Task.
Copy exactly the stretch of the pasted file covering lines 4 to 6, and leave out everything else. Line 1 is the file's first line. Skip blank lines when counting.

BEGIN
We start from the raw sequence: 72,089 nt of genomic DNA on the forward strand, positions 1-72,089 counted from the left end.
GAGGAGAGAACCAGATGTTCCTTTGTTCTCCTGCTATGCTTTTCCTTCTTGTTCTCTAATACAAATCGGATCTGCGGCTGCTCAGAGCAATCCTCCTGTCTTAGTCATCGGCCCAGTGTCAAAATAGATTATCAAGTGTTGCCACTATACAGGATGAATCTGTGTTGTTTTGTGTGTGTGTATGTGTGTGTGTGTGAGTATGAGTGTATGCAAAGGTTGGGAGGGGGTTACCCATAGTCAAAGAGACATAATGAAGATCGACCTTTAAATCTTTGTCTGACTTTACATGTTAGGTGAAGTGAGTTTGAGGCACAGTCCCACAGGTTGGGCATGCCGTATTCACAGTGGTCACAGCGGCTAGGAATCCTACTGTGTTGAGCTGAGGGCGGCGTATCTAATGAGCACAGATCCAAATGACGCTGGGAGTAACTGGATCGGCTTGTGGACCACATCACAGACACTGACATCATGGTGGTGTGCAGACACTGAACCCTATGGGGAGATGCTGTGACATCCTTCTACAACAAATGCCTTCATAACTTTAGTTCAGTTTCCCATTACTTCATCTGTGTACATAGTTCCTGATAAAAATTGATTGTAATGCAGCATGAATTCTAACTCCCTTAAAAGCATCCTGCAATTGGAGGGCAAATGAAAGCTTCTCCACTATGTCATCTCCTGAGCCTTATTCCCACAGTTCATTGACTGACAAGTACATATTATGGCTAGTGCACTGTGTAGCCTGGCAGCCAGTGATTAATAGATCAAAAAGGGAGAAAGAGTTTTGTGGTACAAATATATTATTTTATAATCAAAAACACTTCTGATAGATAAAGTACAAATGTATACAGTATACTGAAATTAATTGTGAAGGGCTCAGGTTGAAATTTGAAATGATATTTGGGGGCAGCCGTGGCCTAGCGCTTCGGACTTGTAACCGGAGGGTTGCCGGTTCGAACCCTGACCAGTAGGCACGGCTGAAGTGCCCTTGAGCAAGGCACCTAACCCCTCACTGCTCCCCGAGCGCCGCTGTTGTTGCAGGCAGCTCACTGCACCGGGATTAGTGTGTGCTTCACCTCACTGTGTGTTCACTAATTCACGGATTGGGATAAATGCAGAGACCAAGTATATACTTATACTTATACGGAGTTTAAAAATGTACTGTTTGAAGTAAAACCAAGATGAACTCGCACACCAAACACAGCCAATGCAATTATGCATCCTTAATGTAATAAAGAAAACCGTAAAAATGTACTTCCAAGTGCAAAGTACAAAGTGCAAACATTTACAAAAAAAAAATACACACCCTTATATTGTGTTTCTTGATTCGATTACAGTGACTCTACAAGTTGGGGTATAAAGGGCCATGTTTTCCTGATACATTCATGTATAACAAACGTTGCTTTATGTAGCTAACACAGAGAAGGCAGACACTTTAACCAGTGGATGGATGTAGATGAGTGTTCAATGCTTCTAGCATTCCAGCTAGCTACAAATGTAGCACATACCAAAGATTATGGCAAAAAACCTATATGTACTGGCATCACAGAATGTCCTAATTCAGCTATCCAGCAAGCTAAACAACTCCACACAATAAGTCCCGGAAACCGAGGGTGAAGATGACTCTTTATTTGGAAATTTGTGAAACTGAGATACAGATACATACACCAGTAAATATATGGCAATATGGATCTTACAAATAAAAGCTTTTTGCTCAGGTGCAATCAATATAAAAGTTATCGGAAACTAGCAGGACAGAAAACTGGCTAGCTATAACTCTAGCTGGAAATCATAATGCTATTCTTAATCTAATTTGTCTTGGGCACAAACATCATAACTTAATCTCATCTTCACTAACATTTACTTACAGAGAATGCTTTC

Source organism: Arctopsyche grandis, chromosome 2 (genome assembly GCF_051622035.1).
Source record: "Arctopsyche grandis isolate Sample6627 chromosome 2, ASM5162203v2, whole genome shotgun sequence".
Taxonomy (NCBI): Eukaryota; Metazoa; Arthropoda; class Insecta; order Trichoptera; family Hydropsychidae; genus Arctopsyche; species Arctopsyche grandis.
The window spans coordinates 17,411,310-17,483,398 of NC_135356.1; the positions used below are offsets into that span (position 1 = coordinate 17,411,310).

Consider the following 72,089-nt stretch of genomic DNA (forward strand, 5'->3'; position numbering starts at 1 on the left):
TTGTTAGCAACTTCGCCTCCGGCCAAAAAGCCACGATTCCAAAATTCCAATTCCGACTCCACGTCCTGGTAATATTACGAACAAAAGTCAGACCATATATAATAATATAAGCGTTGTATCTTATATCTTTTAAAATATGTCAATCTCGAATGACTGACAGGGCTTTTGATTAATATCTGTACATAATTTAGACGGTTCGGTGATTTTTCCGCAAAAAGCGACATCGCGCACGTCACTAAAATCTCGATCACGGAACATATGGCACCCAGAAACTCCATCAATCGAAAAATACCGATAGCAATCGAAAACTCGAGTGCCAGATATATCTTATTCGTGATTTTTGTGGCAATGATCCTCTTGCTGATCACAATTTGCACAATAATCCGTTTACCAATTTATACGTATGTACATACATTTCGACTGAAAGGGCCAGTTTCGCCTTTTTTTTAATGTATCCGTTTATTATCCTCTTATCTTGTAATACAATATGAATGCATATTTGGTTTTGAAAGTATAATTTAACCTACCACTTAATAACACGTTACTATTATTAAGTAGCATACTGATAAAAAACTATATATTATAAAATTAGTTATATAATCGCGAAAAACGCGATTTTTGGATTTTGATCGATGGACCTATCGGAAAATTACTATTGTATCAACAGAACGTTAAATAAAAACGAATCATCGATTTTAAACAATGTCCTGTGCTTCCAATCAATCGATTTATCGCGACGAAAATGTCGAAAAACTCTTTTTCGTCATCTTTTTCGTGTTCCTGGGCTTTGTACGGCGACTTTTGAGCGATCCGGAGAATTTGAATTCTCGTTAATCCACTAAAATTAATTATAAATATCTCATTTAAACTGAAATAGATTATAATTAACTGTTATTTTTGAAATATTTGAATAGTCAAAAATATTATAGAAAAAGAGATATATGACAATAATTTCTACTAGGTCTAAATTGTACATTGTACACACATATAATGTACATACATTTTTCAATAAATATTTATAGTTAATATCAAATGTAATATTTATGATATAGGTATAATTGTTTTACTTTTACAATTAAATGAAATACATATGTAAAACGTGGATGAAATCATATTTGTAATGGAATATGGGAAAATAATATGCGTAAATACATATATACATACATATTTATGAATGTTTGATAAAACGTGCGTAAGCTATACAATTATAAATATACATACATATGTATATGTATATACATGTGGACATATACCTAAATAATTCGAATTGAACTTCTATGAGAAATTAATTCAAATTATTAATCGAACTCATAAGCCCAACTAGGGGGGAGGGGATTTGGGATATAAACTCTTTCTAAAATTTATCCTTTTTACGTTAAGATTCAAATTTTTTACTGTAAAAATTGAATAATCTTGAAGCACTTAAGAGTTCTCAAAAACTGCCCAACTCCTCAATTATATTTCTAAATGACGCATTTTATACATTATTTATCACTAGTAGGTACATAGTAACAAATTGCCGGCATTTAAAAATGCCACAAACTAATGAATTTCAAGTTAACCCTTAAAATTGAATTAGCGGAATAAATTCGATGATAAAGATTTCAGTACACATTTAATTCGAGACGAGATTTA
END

Source record: "Arctopsyche grandis isolate Sample6627 chromosome 2, ASM5162203v2, whole genome shotgun sequence".
Taxonomy (NCBI): Eukaryota; Metazoa; Arthropoda; class Insecta; order Trichoptera; family Hydropsychidae; genus Arctopsyche; species Arctopsyche grandis.
The window spans coordinates 17,411,310-17,483,398 of NC_135356.1; the positions used below are offsets into that span (position 1 = coordinate 17,411,310).